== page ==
On November 10, 2012, having just returned to his luxury Surrey home after a three-day trip to France, Perepilichny went out to jog. He was found dead later that evening, having collapsed in the middle of a side street near his house. He was 44. A postmortem examination by police concluded that he had died of natural causes and pointed to the strong possibility of a heart attack. However, lawyers representing the late businessman’s family told a pre-inquest hearing on Monday that, according to new medical evidence, Perepilichny stomach was found to have traces of a poisonous plant. The shrub-like plant, known as gelsemium, is extremely rare and mostly grows in remote parts of China. One of the lawyers, Bob Moxon-Browne, claimed at the hearing that gelsemium is a “known weapon of assassination [used] by Chinese and Russian contract killers”. The Perepilichny family’s legal team said that further forensic tests are to be carried out, so that the claim of poisoning can be examined in more detail.

Colombian ex-spy head sent to prison over wiretapping scandal

Maria del Pilar HurtadoBy JOSEPH FITSANAKIS | intelNews.org
The former director of Colombia’s intelligence service, who recently surrendered after being on the run for five years, has been sentenced to 14 years in prison for organizing an illegal wiretapping campaign against politicians, judges and other high-profile personalities. María del Pilar Hurtado directed the highly disreputable Administrative Department for Security (DAS) from 2007 to 2009. But on October 31, 2010, she left Colombia, apparently unobstructed, despite being a prime subject in a high-level investigation into political spying by DAS. She later surfaced in Panama, where she formally requested political asylum. The latter was granted to her in November 2010, causing the amazement of public prosecutors in Bogota, who accused the Panamanian government of subverting Colombian justice.

Hurtado is among 18 senior officials facing charges for criminal activities during the administration of Colombia’s former President Alvaro Uribe. His critics accuse him of authorizing a massive program of political surveillance, which targeted former presidents, Supreme Court judges, prominent journalists, union leaders, human rights campaigners, and even European politicians. Last summer, after consistent diplomatic pressure from the Colombian government, Panama’s Supreme Court to ruled that Hurtado’s asylum had been granted to her in violation of the Panamanian constitution. Eventually, Hurtado’s asylum was revoked; but by that time the fugitive former spy director had once again disappeared. Her whereabouts remained unknown until September 30 of this year, when Interpol issued an international arrest warrant for her capture. That same evening, Hurtado appeared at the Colombian embassy in Panama and promptly identified herself, stating that she was turning herself in.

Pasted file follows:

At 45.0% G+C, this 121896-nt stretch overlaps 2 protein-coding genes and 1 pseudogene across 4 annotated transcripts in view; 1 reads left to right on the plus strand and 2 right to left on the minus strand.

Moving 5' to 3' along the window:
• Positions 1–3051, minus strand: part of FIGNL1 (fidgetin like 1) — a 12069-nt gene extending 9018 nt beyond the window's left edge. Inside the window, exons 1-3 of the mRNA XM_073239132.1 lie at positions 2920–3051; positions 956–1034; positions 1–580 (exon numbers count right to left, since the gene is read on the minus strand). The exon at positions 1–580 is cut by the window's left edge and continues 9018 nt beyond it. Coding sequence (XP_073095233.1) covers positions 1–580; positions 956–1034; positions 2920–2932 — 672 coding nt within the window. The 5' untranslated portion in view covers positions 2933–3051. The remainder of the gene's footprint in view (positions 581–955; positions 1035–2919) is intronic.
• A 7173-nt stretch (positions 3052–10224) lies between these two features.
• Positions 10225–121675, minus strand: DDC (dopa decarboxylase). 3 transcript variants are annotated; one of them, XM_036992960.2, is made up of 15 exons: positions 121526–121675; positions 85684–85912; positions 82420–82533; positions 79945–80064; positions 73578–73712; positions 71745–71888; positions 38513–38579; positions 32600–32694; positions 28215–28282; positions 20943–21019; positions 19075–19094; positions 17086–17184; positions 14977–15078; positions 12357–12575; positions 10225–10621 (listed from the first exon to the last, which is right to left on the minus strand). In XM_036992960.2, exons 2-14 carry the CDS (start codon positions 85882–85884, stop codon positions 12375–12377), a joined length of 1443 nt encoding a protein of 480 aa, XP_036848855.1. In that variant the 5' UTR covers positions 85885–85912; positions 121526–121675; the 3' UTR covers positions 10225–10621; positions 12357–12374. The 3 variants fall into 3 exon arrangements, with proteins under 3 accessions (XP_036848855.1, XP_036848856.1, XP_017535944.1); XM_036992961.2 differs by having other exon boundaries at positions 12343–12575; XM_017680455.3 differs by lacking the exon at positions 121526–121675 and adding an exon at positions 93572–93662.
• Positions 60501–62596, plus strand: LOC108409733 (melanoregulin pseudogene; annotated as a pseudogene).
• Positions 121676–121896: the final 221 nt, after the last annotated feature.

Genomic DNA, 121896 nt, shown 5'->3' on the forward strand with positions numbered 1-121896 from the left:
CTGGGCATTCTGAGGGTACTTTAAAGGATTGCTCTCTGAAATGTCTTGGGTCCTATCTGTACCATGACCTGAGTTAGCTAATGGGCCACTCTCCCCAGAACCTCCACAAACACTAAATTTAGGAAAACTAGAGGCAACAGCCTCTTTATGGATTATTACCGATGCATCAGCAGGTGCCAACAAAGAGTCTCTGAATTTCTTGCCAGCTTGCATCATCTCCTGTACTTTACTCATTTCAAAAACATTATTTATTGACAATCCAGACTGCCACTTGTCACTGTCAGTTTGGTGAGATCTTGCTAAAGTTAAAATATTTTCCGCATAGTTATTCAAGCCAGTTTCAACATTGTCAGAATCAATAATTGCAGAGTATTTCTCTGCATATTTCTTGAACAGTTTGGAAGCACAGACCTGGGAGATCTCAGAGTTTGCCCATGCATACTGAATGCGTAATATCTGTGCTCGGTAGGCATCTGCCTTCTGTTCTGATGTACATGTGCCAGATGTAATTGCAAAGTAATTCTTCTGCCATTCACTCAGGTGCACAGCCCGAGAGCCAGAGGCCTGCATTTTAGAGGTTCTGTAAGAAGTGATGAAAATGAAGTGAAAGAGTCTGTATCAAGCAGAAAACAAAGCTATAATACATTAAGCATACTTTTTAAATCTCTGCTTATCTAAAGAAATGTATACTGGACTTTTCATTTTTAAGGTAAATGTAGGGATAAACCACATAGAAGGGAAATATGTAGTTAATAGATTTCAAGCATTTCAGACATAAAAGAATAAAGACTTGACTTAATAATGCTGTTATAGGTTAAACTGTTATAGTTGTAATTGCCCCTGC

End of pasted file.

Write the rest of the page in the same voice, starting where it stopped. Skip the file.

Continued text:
In reporting on Hurtado’s sentencing, the Reuters news agency noted on Thursday that approximately “two-thirds of Uribe’s closest political allies during his presidency […] have been convicted, sanctioned or investigated for crimes”. Meanwhile, The Wall Street Journal reports that several senior Colombian justice officials have called for a wider investigation of Uribe himself and several of his top aides, for their role in the DAS wiretapping program.

China’s once all-powerful security chief faces corruption charges

Zhou YongkangBy JOSEPH FITSANAKIS | intelNews.org
One of China’s most powerful government figures has been charged with criminal acts, including abuse of power and disclosure of state secrets, in what observers describe as an unprecedented development. At the height of his power, Zhou Yongkang, 73, headed China’s Central Political and Legal Affairs Commission, which oversees the country’s security institutions, such as the police, as well as intelligence and paramilitary organs of the state. He remained in that position until his retirement in 2012. Prior to that he was one of only 9 members of the Chinese Communist Party’s 17th Politburo Standing Committee, which serves as the country’s most senior decision-making body.